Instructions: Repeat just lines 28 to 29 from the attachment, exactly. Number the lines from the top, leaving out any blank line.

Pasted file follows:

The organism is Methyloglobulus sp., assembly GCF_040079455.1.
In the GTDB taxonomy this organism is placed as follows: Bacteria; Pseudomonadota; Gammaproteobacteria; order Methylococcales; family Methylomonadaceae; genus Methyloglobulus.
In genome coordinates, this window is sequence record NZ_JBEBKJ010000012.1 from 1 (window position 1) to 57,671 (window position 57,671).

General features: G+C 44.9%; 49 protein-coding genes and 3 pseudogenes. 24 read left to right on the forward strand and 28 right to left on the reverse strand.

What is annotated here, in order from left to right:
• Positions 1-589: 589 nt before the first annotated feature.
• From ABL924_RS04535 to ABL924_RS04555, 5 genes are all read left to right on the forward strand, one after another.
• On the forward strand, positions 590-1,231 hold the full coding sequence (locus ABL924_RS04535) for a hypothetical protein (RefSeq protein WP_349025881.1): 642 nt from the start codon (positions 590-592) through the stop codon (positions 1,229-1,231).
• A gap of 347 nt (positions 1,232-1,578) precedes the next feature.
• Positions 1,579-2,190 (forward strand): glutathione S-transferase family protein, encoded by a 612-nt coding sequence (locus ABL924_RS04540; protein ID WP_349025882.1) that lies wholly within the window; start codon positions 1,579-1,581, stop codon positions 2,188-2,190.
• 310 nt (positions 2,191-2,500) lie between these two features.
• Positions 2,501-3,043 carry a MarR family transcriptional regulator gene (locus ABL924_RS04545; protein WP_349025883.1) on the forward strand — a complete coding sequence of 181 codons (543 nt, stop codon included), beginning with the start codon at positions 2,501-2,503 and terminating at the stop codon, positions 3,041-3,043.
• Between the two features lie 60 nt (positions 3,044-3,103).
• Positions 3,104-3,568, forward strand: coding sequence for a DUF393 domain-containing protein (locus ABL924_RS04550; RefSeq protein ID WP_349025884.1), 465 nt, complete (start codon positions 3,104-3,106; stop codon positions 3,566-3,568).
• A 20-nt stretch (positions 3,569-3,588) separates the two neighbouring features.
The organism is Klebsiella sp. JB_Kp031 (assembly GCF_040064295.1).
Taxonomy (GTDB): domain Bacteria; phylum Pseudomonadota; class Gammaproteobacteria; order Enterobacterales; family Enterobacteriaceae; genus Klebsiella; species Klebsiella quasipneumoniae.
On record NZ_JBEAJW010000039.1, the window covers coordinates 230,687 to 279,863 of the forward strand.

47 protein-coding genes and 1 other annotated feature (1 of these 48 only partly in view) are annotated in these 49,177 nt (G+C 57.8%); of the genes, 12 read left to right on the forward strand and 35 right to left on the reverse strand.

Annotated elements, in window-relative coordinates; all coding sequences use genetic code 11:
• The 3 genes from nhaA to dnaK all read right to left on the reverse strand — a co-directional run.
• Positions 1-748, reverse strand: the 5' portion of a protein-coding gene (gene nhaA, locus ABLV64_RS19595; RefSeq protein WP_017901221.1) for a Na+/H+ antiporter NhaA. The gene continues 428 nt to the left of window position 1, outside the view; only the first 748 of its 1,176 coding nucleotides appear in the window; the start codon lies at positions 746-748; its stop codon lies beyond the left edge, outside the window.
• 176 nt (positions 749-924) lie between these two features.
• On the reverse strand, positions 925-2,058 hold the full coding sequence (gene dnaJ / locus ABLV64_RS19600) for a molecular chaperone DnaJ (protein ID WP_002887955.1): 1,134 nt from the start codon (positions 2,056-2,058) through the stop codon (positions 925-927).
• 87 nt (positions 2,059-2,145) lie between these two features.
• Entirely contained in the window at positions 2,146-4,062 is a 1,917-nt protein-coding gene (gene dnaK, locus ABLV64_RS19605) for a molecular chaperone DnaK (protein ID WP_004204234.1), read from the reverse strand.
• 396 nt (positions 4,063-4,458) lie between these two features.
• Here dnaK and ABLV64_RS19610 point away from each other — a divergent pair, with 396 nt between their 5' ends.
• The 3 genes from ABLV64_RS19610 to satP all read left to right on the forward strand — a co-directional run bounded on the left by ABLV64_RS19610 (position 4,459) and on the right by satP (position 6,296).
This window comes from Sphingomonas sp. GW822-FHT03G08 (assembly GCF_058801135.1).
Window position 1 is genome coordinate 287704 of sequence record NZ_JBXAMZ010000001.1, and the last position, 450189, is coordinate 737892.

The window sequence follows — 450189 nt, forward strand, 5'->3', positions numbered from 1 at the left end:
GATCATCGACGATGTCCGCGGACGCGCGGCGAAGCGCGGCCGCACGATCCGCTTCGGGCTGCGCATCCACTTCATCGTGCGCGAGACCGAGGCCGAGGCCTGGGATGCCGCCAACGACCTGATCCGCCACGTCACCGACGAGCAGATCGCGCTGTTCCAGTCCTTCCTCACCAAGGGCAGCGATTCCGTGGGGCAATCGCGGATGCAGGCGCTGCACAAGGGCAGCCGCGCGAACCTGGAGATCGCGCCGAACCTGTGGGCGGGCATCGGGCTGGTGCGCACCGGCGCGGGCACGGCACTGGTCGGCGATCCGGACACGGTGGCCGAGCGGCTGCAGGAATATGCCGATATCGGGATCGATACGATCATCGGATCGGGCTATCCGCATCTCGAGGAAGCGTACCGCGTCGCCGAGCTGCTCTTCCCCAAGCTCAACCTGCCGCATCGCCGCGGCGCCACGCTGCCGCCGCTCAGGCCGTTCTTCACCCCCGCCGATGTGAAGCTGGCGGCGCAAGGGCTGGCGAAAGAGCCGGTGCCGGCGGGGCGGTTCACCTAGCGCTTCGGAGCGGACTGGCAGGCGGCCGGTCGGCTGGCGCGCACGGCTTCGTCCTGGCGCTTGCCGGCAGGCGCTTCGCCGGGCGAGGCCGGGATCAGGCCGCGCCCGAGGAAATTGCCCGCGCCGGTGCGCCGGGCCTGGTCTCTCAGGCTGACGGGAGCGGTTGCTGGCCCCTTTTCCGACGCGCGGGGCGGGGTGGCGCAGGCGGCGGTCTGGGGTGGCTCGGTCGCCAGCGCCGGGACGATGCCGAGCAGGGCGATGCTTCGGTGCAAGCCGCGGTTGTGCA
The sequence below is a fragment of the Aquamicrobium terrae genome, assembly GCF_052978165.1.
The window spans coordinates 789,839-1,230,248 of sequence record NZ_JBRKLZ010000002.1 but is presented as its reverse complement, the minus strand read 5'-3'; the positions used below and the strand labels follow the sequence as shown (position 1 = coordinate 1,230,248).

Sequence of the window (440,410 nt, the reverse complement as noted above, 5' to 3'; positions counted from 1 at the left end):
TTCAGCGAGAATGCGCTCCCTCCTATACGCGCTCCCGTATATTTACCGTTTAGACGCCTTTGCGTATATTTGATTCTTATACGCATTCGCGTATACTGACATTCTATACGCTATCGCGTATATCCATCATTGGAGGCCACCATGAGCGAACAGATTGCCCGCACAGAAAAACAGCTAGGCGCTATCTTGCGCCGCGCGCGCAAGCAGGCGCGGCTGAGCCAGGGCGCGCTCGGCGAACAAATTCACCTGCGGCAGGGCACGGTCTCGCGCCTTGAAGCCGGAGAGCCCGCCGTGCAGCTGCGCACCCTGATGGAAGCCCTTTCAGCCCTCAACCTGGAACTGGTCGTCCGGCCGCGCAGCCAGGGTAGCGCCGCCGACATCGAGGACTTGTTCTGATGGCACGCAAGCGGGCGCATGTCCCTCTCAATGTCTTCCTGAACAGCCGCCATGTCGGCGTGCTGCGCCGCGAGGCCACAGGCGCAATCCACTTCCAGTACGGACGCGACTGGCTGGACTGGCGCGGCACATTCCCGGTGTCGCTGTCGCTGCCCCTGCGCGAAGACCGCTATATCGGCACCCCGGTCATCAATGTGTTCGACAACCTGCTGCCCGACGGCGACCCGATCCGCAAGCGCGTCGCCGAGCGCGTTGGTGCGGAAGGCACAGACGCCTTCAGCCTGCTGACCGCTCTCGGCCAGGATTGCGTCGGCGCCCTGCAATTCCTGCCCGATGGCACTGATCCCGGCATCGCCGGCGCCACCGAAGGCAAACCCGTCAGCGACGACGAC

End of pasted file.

• Here dnaK and ABLV64_RS19610 point away from each other — a divergent pair, with 396 nt between their 5' ends.
• The 3 genes from ABLV64_RS19610 to satP all read left to right on the forward strand — a co-directional run bounded on the left by ABLV64_RS19610 (position 4,459) and on the right by satP (position 6,296).